“Flash-forward to today and it’s like everybody has exercised selective forgetfulness,” Jaksch says. “[Protein spiking] is no different from melamine; it’s obviously a lot less harmful, but they’re just moving the bar. Whatever the cheap amino acid du jour is that happens to be nitrogen-containing will be what people grab on to.” In addition to using nitrogen testing to determine total protein, ChromaDex runs an amino acid profile to test for free-form and bound aminos. By definition, protein should contain very few free amino acids. So, for example, even if a nitrogen test confirms 20 grams of protein per serving, a high test for free amino acids would flag the sample, making the nitrogen data suspect.
“In a case like that, we would fail the sample,” Jaksch says. “If someone sent us a protein sample and it was all free amino acids, it’s a dead giveaway that the stuff has been spiked. It’s really that ratio between the free and the bound amino acids that tells you if your protein is up to snuff.”
While ChromaDex has supplied testing to just about every player in the supplement industry, Jaksch admits that some companies want more rigorous testing than others. BPI Sports, meanwhile, took testing a step further.
Part of the seal program includes a thorough audit and inspection of the manufacturer’s facility. Jaksch explains that most supplement companies don’t own their manufacturing plants; they formulate the products, then use an outside vendor to mass-produce the product. “In my opinion, you actually learn more from the audit and inspection process than you will from the testing,” Jaksch says.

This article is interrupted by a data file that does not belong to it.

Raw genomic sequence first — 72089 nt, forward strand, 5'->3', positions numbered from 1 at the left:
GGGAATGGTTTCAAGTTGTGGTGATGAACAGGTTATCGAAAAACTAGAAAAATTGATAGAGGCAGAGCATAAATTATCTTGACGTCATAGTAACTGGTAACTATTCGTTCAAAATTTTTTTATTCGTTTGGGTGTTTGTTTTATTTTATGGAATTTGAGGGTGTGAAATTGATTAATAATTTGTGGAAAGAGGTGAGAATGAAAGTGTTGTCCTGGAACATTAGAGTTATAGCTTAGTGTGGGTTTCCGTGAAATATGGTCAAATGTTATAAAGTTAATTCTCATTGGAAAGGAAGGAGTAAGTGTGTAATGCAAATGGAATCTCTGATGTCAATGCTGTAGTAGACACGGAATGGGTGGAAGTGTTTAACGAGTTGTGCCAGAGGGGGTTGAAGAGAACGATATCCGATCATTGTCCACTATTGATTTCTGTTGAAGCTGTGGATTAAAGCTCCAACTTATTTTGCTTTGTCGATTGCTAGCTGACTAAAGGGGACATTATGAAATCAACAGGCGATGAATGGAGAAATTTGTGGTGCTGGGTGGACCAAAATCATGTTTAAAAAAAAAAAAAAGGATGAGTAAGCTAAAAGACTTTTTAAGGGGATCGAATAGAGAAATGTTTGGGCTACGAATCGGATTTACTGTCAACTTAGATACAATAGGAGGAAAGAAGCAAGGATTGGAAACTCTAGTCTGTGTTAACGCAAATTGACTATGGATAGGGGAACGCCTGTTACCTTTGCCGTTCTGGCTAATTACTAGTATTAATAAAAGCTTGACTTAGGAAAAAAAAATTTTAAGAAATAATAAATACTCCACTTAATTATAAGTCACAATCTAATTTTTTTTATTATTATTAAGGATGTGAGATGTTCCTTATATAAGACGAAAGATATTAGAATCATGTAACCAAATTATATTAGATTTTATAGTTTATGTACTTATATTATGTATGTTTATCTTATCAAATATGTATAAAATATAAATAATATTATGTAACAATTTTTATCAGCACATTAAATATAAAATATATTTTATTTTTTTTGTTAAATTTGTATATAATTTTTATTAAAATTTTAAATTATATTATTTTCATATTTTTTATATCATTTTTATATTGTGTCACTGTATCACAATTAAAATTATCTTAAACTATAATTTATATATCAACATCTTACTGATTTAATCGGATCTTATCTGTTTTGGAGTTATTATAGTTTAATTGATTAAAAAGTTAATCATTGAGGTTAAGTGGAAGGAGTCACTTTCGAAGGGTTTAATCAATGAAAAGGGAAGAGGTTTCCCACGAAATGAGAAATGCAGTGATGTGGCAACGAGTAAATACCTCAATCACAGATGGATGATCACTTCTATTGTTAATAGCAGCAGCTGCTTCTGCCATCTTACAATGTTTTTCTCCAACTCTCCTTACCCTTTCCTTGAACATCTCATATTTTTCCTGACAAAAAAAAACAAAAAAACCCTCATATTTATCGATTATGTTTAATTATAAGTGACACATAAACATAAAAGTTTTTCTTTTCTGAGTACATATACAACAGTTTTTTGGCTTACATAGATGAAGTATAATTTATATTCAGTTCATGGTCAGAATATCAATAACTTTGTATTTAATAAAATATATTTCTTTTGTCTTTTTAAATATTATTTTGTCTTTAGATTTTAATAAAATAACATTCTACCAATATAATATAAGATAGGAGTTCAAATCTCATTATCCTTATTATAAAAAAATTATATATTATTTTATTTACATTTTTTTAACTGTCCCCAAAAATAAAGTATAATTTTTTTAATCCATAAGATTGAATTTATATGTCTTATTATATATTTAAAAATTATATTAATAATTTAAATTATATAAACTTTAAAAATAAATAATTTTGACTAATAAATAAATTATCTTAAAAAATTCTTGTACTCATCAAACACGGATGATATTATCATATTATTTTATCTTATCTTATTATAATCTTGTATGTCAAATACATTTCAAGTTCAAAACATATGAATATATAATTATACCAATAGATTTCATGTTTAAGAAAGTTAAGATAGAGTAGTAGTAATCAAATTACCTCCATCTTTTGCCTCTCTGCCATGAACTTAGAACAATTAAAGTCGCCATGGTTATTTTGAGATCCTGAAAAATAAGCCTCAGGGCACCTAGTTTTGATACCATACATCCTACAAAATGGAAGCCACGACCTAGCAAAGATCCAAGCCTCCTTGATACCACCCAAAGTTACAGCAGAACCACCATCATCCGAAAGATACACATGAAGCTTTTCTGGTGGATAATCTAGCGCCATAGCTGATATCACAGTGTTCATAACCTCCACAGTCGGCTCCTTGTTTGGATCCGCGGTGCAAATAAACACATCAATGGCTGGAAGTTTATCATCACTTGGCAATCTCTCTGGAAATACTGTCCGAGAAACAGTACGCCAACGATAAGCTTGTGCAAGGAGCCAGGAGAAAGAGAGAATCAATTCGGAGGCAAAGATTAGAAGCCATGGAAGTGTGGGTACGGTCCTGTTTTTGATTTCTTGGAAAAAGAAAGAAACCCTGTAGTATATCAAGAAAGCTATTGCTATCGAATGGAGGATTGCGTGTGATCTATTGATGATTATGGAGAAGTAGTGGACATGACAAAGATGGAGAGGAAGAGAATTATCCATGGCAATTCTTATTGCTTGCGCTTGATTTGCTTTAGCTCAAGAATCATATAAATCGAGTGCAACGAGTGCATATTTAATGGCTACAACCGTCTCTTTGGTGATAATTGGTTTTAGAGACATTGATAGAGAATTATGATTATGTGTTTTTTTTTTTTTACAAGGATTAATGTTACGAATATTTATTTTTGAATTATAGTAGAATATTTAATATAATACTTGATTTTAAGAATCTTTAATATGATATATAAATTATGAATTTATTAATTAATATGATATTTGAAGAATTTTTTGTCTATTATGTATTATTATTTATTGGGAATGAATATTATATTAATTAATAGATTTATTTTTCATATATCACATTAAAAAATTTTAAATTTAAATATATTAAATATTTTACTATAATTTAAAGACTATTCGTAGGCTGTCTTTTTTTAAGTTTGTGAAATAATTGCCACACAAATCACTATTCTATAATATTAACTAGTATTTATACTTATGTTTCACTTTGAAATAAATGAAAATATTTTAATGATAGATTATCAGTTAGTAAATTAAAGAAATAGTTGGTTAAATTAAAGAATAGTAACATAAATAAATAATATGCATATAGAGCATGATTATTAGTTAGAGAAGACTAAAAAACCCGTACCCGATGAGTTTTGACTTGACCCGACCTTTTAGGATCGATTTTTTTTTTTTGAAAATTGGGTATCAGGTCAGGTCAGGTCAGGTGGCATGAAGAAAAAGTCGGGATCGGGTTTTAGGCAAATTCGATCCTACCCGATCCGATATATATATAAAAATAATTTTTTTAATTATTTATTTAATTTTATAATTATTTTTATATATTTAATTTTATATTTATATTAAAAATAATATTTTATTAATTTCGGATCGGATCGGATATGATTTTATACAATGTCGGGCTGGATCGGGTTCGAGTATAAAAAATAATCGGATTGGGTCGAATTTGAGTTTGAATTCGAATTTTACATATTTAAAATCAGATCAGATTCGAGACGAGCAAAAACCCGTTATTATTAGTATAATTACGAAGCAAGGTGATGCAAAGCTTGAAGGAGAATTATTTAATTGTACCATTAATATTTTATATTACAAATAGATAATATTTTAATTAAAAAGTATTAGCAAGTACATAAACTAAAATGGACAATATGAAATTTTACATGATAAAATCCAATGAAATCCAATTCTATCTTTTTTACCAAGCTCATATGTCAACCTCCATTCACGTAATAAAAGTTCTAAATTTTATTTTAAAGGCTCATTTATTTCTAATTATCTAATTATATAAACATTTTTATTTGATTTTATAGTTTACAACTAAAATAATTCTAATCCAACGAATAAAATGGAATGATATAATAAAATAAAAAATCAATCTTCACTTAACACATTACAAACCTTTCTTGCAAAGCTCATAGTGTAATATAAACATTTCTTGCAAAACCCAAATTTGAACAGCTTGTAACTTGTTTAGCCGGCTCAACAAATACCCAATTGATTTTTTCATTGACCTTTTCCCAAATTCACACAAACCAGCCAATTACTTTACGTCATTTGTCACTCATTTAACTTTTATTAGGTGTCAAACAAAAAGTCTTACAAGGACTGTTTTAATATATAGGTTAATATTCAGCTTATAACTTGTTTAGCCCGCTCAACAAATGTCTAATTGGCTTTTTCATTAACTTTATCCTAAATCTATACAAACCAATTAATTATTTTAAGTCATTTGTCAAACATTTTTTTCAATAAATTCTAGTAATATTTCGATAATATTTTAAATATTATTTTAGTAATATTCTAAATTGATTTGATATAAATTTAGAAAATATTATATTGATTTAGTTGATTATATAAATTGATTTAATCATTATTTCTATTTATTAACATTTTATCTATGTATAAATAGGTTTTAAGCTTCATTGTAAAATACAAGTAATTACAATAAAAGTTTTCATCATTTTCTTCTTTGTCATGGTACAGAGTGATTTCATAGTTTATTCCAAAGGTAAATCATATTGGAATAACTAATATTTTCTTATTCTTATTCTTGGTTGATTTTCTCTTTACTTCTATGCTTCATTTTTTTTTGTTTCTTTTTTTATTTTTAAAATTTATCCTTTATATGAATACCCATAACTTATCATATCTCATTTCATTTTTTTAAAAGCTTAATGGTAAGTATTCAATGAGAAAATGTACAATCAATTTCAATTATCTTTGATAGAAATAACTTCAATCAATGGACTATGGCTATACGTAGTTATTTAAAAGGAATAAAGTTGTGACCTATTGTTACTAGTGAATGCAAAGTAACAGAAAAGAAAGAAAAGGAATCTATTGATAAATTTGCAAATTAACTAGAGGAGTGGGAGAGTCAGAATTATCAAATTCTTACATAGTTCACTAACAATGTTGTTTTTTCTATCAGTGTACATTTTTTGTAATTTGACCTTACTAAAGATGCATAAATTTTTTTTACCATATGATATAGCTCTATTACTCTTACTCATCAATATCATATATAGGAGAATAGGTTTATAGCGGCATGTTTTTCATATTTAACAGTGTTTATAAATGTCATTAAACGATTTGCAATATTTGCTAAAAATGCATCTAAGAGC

Inspecting the vendors—from the manufacturing facility all the way back to the raw materials—is time-consuming and expensive, a practice that, for years, scared off most supplement companies. “We created the concept of this seal program more than 10 years ago,” Jaksch says. “BPI was one of the first to understand this and say, ‘We can’t compromise, and we’re prepared to spend the money necessary to do this.’ ”
Grage sees it as a boon to the industry as a whole. “If they want to say that their product is just as good as ours, they’ll have to put their money where their mouth is and get it tested,” he says. “In the end, this is great for everyone. It means that all the big companies are going to put out better products.”
“You can’t use just one test to determine the potency of protein,” Jaksch says. Tests that look at the nitrogen content of powder are unreliable. Below, he points out three things ChromaDex looks for in testing:
> If the bottle says whey protein, can the consumer really trust that it’s whey and not derived from another source?
> An unscrupulous company might provide only 10 grams of protein per serving, with nitro-gen-containing aminos accounting for the rest.
> Subpar processing can lead to metals and microbiological con-tamination making their way into the product.